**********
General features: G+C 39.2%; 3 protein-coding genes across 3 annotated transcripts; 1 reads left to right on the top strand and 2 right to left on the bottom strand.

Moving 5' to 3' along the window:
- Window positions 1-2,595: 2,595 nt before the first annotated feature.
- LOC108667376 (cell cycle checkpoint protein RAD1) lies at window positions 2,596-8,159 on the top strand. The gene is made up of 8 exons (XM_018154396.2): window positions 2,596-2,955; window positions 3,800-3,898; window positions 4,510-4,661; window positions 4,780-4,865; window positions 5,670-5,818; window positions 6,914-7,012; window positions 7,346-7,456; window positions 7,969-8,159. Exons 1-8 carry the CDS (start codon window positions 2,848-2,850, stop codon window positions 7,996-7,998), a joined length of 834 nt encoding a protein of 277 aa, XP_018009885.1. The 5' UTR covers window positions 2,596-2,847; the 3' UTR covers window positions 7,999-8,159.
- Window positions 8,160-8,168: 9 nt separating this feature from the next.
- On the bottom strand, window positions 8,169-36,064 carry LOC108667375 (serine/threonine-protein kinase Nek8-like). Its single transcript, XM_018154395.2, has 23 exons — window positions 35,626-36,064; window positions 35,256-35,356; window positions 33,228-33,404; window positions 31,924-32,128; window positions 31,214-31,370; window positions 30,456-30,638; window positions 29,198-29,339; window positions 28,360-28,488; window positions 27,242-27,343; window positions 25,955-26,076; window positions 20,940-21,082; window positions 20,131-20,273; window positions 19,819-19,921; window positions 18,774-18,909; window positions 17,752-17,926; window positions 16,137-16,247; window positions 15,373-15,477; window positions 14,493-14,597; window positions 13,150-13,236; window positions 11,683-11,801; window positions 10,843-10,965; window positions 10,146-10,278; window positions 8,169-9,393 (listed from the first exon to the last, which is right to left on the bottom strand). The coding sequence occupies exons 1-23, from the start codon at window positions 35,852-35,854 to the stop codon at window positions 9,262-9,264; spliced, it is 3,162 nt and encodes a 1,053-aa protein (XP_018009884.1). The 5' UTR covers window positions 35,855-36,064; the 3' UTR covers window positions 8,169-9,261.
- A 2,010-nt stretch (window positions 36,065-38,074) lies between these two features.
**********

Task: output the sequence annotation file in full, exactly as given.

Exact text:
General features: G+C 39.2%; 3 protein-coding genes across 3 annotated transcripts; 1 reads left to right on the top strand and 2 right to left on the bottom strand.

Moving 5' to 3' along the window:
- Window positions 1-2,595: 2,595 nt before the first annotated feature.
- LOC108667376 (cell cycle checkpoint protein RAD1) lies at window positions 2,596-8,159 on the top strand. The gene is made up of 8 exons (XM_018154396.2): window positions 2,596-2,955; window positions 3,800-3,898; window positions 4,510-4,661; window positions 4,780-4,865; window positions 5,670-5,818; window positions 6,914-7,012; window positions 7,346-7,456; window positions 7,969-8,159. Exons 1-8 carry the CDS (start codon window positions 2,848-2,850, stop codon window positions 7,996-7,998), a joined length of 834 nt encoding a protein of 277 aa, XP_018009885.1. The 5' UTR covers window positions 2,596-2,847; the 3' UTR covers window positions 7,999-8,159.
- Window positions 8,160-8,168: 9 nt separating this feature from the next.
- On the bottom strand, window positions 8,169-36,064 carry LOC108667375 (serine/threonine-protein kinase Nek8-like). Its single transcript, XM_018154395.2, has 23 exons — window positions 35,626-36,064; window positions 35,256-35,356; window positions 33,228-33,404; window positions 31,924-32,128; window positions 31,214-31,370; window positions 30,456-30,638; window positions 29,198-29,339; window positions 28,360-28,488; window positions 27,242-27,343; window positions 25,955-26,076; window positions 20,940-21,082; window positions 20,131-20,273; window positions 19,819-19,921; window positions 18,774-18,909; window positions 17,752-17,926; window positions 16,137-16,247; window positions 15,373-15,477; window positions 14,493-14,597; window positions 13,150-13,236; window positions 11,683-11,801; window positions 10,843-10,965; window positions 10,146-10,278; window positions 8,169-9,393 (listed from the first exon to the last, which is right to left on the bottom strand). The coding sequence occupies exons 1-23, from the start codon at window positions 35,852-35,854 to the stop codon at window positions 9,262-9,264; spliced, it is 3,162 nt and encodes a 1,053-aa protein (XP_018009884.1). The 5' UTR covers window positions 35,855-36,064; the 3' UTR covers window positions 8,169-9,261.
- A 2,010-nt stretch (window positions 36,065-38,074) lies between these two features.